Outer Banks to Honduras | Travel Mission Photography

I've tossed around this blog post for three four weeks. {Yes, four weeks.} I just couldn't really bring myself to sit down and write out all the sad feelings that I am having. Don't get me wrong, this was the most amazing experience I've ever had and to have had my handsome husband to share it with was truly beautiful. I was teary eyed a few times while we were there but the sheer happiness of the children and families that we were able to help was enough to actually knock you off of your feet. But since coming home, I've just felt sad. Not weepy, just downright sad, cry your eyes out kind of stuff. I wasn't at all prepared for that part of the trip, now I know- it's called "re-entry." How can anyone really be expected to re-enter this pleasantville World that we live in and go on with business as usual? I think for me, the only way to do it is to continue the mission from home so that when we return in a few months with Dream Big Honduras, we have even more to give.

Note: Before you go on a mission-trip, read about Re-Entry.

On our first day in Honduras I truly couldn't wrap my head around the pure love and light that is coming out of these children and their teachers. Contagious smiles and laughter while their tummies are empty and their water is dirty.

Back to the dirty water. It is dirty to the point of making them sick because of the parasites. Dirty because they are drinking muddy river water. They are drinking the same water that they wash their clothes and bathe in. That's their only option. Little distended tummies and sore throats were the common complaints.

So we took children to the doctors office. For $5 a child can be evaluated and treated. $5 is the average amount of money that I add to my weekly bill while trying to get through the grocery store checkout line and sweet Lady P finds 3409234 things that she *must* have.

We bought food and distributed it. {Also, my husband is a hunk.}

We came to work with the school and to build the children a playground. And that happened!

We came to break ground on a new classroom because the school was rapidly growing and more children needed desks. And that happened!

What we didn't know was that God was going to call us to a new hillside where plots of land were divided up among the villagers and they were given 90 days to build their homes and pay $50. We didn't know that when we went up the hill that our lives would be changed and our mission would grow even larger. We saw a dire need for safe homes and clean living spaces but all they could afford were tree branches shoved into the clay of the Earth and garbage bags tied to them for walls. We saw homes with dirt floors where Mother's lay their sleeping babies and we saw families without a single thing to eat.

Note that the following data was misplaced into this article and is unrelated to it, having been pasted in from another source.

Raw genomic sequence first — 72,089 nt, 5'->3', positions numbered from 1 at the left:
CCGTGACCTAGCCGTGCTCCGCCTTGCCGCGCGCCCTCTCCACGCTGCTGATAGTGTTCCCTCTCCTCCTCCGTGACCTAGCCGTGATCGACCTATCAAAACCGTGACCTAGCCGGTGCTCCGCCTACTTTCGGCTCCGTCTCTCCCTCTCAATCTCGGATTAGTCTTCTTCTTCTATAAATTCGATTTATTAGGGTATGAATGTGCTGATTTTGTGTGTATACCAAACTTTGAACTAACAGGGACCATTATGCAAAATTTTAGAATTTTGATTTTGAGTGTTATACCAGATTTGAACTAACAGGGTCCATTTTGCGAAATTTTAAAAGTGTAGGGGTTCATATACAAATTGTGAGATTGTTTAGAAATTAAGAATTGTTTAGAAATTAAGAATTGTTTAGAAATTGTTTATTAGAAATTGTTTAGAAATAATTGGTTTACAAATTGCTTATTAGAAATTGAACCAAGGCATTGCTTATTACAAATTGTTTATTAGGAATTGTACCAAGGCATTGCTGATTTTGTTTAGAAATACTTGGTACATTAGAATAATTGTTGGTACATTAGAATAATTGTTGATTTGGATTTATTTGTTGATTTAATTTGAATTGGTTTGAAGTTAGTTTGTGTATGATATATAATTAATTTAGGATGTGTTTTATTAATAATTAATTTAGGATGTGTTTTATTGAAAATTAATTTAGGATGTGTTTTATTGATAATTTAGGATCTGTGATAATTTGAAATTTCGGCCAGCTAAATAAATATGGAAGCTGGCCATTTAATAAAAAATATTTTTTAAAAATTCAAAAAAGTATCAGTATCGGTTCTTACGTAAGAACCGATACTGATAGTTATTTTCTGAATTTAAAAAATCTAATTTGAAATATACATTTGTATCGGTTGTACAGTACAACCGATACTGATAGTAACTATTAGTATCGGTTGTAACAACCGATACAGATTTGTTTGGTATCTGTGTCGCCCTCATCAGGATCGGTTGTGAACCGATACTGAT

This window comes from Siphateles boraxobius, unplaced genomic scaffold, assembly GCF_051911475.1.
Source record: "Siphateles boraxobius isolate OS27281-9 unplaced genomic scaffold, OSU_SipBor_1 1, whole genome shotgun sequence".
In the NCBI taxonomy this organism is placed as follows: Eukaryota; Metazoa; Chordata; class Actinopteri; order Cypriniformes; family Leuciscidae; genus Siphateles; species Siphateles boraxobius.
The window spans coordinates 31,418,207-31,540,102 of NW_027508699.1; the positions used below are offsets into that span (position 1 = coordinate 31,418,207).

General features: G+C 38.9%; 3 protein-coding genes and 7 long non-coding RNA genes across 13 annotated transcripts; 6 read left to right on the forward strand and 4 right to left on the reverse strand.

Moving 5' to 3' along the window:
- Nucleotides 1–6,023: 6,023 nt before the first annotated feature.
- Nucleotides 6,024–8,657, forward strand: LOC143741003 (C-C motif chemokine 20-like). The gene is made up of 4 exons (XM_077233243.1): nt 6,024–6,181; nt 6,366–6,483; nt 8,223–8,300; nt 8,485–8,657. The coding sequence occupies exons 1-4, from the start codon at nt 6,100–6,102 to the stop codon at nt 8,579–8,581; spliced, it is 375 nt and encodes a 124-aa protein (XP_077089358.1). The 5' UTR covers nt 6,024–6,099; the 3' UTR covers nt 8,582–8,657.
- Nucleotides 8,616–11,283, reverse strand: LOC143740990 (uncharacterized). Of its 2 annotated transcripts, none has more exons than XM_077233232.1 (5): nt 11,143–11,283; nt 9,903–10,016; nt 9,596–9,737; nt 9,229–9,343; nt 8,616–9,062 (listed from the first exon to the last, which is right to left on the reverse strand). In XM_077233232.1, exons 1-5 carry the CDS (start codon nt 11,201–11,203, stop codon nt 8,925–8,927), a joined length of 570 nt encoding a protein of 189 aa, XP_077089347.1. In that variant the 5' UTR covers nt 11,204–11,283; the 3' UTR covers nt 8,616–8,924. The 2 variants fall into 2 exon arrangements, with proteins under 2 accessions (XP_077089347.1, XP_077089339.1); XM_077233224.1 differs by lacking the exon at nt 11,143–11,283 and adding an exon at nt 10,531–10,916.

We met a woman named Marie-Isabel who had three small sons. She suffered from epilepsy and some days she couldn't get out of bed to care for them. She had a tiny house built on a steep hillside and she was falling, and falling often. Her walls were made of garbage bags and when she would fall, her walls would tear. They needed a better option for their home. Her youngest son, Orlando and I kind of fell in love with one another and he would just let me carry him around all week while he rested his sleepy head on my shoulder. I had to know how much a real house would cost in Honduras. The answer just shook me to the core. About $500. Seriously. Five hundred dollars. Five hundred. I've done that kind of damage at Target and I can't even remember what I bought. Five hundred dollars. I talked to Jason and we planned to leave $200 for their house but our funding in Honduras was limited as we couldn't access anymore money at home. So we posted to social media outlets and told our family and friends about this need. And this is what happened....


...And so the "Dreamers" of Dream Big Honduras got together and decided on other families that needed homes first. Then we prayed about how to make this money multiply and just do even more! Next, Grace, our feet-on-the-ground Honduran Dreamer emailed us. She said that she was able to get a special grant from the local government and we would be able to get the roofing done FOR FREE. Yes, free! Construction has begun on the houses and the new classroom is in the process of being framed and we are dreaming about sustainable community gardens and chickens at the school while we pray for the donations and funding for all of those projects.

I'm starting to feel less weepy because I know that every day another door is opening for Dream Big Honduras and that is because of God's grace and for God's glory! I'm missing our buddy Orlando and about once a week I find myself stopped at a green light on the North Carolina bypass thinking about him and tearing up but I know that the love that his Momma must be feeling is so big and so powerful that maybe she will come to know God because of it. So I blink away my tears and make it to the next green light before I stop my car and start crying again but this time because I realize how much I am loved and how big and powerful God's love is for me and I just throw every ounce into what else we can do to help.

Truth: I know that on my own, I can't change the World. Philippians 4:13 I can do all things through Christ who strengthens me.

I'm forever and ever and ever grateful to Brad & Bethany who founded Dream Big Honduras and invited us along and to the rest of our mission team that helped us grow in ways we didn't expect.

We are really looking forward to hosting a party at our home in May to raise money for our on-going projects and most importantly we are looking forward to going back to Honduras very very soon! Lots of LOVE. xo- Audra (and Orlando, too!)

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